The Indian Marxists were so much influenced by western liberalism and pseudo-secularism that they failed to understand the basic differences between the eastern and western concepts of spirituality. As opposed to the western Judeo-Semitic concepts of spirituality, the eastern concept of spirituality accepts the principles of pluralism and diversity. Sikhism, chronologically the last major eastern religion, is a strong advocate of those principles. Guru Nanak did not negate other religions. His emphasis was mostly on the spiritual aspect of the individual, in other words, making a person a better human being.

The Indian Marxists never took a completely objective approach towards the history of evolution of Indian thought. They have mostly adopted a euro-centric approach to analyze this evolution just as Nehru discovered India through a western outlook. They have not accepted that the Vedic thought is the foundation of the Indian thought. They have tried to portray this evolution as a result of the struggle between the idealist Vedic thought and the materialistic thoughts such as Charwak and Lokyat. While this is true that Charwak and Lokyat were different schools which existed but it is not true that they were at anytime the dominant thoughts or posed a serious challenge to the dominant thought by emerging as a counter or alternative philosophy. At the most, they can be considered as evidence of a pluralistic and diverse society.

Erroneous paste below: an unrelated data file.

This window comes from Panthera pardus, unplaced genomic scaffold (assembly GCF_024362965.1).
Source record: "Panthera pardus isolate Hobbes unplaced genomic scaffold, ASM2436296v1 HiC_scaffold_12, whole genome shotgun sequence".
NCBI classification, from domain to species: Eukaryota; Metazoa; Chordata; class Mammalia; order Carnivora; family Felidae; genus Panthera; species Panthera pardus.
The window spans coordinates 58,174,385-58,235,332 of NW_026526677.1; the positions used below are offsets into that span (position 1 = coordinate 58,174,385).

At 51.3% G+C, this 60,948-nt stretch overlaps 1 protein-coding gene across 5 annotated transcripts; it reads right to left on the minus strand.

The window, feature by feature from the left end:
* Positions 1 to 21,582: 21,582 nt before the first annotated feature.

This euro-centric attitude of many Marxists has led to an attitude of belittling the contribution of the Indian subcontinent in the field of spirituality. Just as many Indians in their slavish mentality looked down on the indigenous products as “Desi,” many Marxists looked down on the Indian thought. If anyone starts talking about the contributions of the Indian thought, eastern spirituality, national cultures, or Indian civilization, then he runs the risk of his Marxist and progressive credentials being questioned.

The Indian Marxists have not approached the national and caste questions correctly because again they have mostly adopted a western attitude towards these issues. The evolution of Indian nations is historically different than the European nations. The European nations evolved after the development of capitalism. The Indian nations, on the other hand, existed as cultural entities before the Industrial Revolution in Europe .The caste system arose as an efficient division of labor but later on degenerated into an oppressive and exploitative system because of selfishness and monopoly of some elements.